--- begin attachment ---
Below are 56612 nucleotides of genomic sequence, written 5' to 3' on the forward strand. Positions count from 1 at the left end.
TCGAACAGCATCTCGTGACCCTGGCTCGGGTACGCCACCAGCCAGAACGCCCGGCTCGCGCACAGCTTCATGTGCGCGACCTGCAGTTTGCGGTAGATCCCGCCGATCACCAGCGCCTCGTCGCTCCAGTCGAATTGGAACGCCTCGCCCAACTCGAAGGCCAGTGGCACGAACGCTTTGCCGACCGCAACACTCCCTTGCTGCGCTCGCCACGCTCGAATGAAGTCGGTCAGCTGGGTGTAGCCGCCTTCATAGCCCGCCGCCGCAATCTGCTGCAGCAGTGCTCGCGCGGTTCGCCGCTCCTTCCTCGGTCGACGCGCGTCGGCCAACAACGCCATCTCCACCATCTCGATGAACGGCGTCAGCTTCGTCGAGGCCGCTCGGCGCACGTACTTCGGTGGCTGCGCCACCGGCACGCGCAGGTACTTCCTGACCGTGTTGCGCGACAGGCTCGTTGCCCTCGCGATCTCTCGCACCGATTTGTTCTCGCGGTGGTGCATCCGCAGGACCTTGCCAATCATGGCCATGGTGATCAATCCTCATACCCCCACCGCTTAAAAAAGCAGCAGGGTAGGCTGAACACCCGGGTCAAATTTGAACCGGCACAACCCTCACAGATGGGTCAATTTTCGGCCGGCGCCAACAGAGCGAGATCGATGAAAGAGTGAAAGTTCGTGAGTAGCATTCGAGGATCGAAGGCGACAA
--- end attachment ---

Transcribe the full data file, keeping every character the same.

Below are 56612 nucleotides of genomic sequence, written 5' to 3' on the forward strand. Positions count from 1 at the left end.
TCGAACAGCATCTCGTGACCCTGGCTCGGGTACGCCACCAGCCAGAACGCCCGGCTCGCGCACAGCTTCATGTGCGCGACCTGCAGTTTGCGGTAGATCCCGCCGATCACCAGCGCCTCGTCGCTCCAGTCGAATTGGAACGCCTCGCCCAACTCGAAGGCCAGTGGCACGAACGCTTTGCCGACCGCAACACTCCCTTGCTGCGCTCGCCACGCTCGAATGAAGTCGGTCAGCTGGGTGTAGCCGCCTTCATAGCCCGCCGCCGCAATCTGCTGCAGCAGTGCTCGCGCGGTTCGCCGCTCCTTCCTCGGTCGACGCGCGTCGGCCAACAACGCCATCTCCACCATCTCGATGAACGGCGTCAGCTTCGTCGAGGCCGCTCGGCGCACGTACTTCGGTGGCTGCGCCACCGGCACGCGCAGGTACTTCCTGACCGTGTTGCGCGACAGGCTCGTTGCCCTCGCGATCTCTCGCACCGATTTGTTCTCGCGGTGGTGCATCCGCAGGACCTTGCCAATCATGGCCATGGTGATCAATCCTCATACCCCCACCGCTTAAAAAAGCAGCAGGGTAGGCTGAACACCCGGGTCAAATTTGAACCGGCACAACCCTCACAGATGGGTCAATTTTCGGCCGGCGCCAACAGAGCGAGATCGATGAAAGAGTGAAAGTTCGTGAGTAGCATTCGAGGATCGAAGGCGACAA